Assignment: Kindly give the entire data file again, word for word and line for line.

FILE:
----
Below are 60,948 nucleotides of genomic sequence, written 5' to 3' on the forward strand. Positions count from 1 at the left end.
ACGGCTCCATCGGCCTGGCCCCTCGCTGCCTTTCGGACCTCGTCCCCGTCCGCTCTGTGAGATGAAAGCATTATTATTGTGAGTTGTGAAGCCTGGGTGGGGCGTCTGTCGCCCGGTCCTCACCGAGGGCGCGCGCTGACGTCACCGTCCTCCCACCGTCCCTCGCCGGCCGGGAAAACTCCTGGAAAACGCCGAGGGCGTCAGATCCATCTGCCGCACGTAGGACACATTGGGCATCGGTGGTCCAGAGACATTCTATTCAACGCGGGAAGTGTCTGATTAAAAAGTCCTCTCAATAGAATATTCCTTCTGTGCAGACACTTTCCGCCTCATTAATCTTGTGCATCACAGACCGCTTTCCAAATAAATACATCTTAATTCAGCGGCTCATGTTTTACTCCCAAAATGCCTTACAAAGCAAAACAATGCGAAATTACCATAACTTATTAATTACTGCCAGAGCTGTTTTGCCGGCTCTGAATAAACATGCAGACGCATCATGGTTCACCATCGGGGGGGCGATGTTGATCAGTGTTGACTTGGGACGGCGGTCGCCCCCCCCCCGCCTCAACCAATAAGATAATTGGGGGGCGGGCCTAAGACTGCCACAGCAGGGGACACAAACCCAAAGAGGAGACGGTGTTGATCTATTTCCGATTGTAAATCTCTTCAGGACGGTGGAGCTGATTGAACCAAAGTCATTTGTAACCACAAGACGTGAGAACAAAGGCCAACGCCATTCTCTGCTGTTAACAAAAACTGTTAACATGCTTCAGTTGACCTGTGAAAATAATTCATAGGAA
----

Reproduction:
Below are 60,948 nucleotides of genomic sequence, written 5' to 3' on the forward strand. Positions count from 1 at the left end.
ACGGCTCCATCGGCCTGGCCCCTCGCTGCCTTTCGGACCTCGTCCCCGTCCGCTCTGTGAGATGAAAGCATTATTATTGTGAGTTGTGAAGCCTGGGTGGGGCGTCTGTCGCCCGGTCCTCACCGAGGGCGCGCGCTGACGTCACCGTCCTCCCACCGTCCCTCGCCGGCCGGGAAAACTCCTGGAAAACGCCGAGGGCGTCAGATCCATCTGCCGCACGTAGGACACATTGGGCATCGGTGGTCCAGAGACATTCTATTCAACGCGGGAAGTGTCTGATTAAAAAGTCCTCTCAATAGAATATTCCTTCTGTGCAGACACTTTCCGCCTCATTAATCTTGTGCATCACAGACCGCTTTCCAAATAAATACATCTTAATTCAGCGGCTCATGTTTTACTCCCAAAATGCCTTACAAAGCAAAACAATGCGAAATTACCATAACTTATTAATTACTGCCAGAGCTGTTTTGCCGGCTCTGAATAAACATGCAGACGCATCATGGTTCACCATCGGGGGGGCGATGTTGATCAGTGTTGACTTGGGACGGCGGTCGCCCCCCCCCCGCCTCAACCAATAAGATAATTGGGGGGCGGGCCTAAGACTGCCACAGCAGGGGACACAAACCCAAAGAGGAGACGGTGTTGATCTATTTCCGATTGTAAATCTCTTCAGGACGGTGGAGCTGATTGAACCAAAGTCATTTGTAACCACAAGACGTGAGAACAAAGGCCAACGCCATTCTCTGCTGTTAACAAAAACTGTTAACATGCTTCAGTTGACCTGTGAAAATAATTCATAGGAA